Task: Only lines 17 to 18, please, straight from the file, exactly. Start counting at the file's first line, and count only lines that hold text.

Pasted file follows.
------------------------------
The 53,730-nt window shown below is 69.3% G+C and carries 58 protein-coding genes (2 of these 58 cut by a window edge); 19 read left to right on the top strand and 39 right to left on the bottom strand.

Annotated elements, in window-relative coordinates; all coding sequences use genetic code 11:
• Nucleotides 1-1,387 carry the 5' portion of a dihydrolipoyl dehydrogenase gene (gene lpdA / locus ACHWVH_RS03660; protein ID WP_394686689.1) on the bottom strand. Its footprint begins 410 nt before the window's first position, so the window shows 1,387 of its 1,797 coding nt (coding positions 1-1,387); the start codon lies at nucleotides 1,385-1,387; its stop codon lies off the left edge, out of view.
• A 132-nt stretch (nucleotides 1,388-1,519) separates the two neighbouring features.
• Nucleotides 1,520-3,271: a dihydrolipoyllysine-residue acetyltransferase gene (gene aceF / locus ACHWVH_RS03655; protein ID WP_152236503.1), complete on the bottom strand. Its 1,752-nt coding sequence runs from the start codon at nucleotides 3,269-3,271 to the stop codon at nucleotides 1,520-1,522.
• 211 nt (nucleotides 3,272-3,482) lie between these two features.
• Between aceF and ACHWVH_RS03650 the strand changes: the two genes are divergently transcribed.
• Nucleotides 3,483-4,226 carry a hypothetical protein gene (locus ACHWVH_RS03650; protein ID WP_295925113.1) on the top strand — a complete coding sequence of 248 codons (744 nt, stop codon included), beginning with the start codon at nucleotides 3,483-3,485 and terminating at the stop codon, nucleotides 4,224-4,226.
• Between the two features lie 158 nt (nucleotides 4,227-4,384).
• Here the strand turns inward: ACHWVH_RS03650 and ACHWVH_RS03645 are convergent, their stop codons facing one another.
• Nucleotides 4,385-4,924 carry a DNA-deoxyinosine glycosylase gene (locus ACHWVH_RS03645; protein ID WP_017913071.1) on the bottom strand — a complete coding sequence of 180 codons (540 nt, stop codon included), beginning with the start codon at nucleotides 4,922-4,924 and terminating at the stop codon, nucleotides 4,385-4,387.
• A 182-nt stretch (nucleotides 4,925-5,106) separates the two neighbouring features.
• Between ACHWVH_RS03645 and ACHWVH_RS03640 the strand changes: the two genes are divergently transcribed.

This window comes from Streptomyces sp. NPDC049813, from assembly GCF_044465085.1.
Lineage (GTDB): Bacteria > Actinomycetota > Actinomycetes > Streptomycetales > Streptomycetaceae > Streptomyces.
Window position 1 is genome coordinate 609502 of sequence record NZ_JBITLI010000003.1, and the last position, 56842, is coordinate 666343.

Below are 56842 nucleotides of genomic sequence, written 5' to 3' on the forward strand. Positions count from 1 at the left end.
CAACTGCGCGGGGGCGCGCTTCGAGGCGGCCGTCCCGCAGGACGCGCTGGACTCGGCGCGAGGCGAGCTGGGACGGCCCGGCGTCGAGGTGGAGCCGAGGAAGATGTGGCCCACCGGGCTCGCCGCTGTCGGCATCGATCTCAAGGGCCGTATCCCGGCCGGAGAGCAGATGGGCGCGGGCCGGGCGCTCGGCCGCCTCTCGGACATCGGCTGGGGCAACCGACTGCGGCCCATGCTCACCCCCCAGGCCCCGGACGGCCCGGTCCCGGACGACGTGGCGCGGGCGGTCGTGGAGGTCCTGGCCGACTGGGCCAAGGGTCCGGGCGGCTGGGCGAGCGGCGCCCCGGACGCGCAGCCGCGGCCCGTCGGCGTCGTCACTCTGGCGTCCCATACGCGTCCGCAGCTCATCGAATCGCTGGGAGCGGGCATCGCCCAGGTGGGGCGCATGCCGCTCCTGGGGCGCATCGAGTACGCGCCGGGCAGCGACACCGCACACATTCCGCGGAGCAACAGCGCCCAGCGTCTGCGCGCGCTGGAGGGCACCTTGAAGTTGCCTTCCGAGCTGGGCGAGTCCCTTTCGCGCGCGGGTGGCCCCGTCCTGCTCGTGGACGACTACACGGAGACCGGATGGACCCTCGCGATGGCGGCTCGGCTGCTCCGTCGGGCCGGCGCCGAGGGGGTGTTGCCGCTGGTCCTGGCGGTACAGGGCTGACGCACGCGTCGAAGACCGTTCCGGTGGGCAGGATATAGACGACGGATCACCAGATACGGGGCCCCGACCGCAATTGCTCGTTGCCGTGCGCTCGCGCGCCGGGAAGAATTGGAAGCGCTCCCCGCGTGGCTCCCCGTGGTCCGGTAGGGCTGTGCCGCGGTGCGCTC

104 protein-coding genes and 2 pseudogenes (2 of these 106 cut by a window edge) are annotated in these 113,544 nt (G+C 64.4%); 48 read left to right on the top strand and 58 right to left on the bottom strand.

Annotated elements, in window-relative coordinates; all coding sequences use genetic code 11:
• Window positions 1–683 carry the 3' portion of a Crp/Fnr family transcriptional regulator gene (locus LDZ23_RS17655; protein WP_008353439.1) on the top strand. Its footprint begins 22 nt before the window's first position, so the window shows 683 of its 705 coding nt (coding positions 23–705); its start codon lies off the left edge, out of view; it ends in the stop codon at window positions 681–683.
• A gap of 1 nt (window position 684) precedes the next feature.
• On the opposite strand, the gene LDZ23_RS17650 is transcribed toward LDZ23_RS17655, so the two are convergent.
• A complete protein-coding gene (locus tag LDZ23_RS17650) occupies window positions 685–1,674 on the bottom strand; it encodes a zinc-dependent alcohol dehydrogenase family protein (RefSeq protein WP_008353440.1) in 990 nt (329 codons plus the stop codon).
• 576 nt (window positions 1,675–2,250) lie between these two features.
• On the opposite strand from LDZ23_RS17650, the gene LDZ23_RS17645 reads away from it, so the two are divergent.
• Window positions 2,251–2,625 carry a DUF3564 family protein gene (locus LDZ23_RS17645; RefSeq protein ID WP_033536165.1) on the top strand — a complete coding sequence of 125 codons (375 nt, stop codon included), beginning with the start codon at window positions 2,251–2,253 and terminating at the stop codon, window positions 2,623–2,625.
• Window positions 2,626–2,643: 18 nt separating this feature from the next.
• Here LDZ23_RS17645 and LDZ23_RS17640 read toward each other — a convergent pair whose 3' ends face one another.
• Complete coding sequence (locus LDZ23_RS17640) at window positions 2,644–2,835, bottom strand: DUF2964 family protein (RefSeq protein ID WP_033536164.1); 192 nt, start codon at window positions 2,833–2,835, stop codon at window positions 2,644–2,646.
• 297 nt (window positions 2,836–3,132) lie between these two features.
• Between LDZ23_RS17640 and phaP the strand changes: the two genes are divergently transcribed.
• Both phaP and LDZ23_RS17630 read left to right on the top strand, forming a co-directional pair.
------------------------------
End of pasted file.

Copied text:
Below are 56842 nucleotides of genomic sequence, written 5' to 3' on the forward strand. Positions count from 1 at the left end.
CAACTGCGCGGGGGCGCGCTTCGAGGCGGCCGTCCCGCAGGACGCGCTGGACTCGGCGCGAGGCGAGCTGGGACGGCCCGGCGTCGAGGTGGAGCCGAGGAAGATGTGGCCCACCGGGCTCGCCGCTGTCGGCATCGATCTCAAGGGCCGTATCCCGGCCGGAGAGCAGATGGGCGCGGGCCGGGCGCTCGGCCGCCTCTCGGACATCGGCTGGGGCAACCGACTGCGGCCCATGCTCACCCCCCAGGCCCCGGACGGCCCGGTCCCGGACGACGTGGCGCGGGCGGTCGTGGAGGTCCTGGCCGACTGGGCCAAGGGTCCGGGCGGCTGGGCGAGCGGCGCCCCGGACGCGCAGCCGCGGCCCGTCGGCGTCGTCACTCTGGCGTCCCATACGCGTCCGCAGCTCATCGAATCGCTGGGAGCGGGCATCGCCCAGGTGGGGCGCATGCCGCTCCTGGGGCGCATCGAGTACGCGCCGGGCAGCGACACCGCACACATTCCGCGGAGCAACAGCGCCCAGCGTCTGCGCGCGCTGGAGGGCACCTTGAAGTTGCCTTCCGAGCTGGGCGAGTCCCTTTCGCGCGCGGGTGGCCCCGTCCTGCTCGTGGACGACTACACGGAGACCGGATGGACCCTCGCGATGGCGGCTCGGCTGCTCCGTCGGGCCGGCGCCGAGGGGGTGTTGCCGCTGGTCCTGGCGGTACAGGGCTGACGCACGCGTCGAAGACCGTTCCGGTGGGCAGGATATAGACGACGGATCACCAGATACGGGGCCCCGACCGCAATTGCTCGTTGCCGTGCGCTCGCGCGCCGGGAAGAATTGGAAGCGCTCCCCGCGTGGCTCCCCGTGGTCCGGTAGGGCTGTGCCGCGGTGCGCTC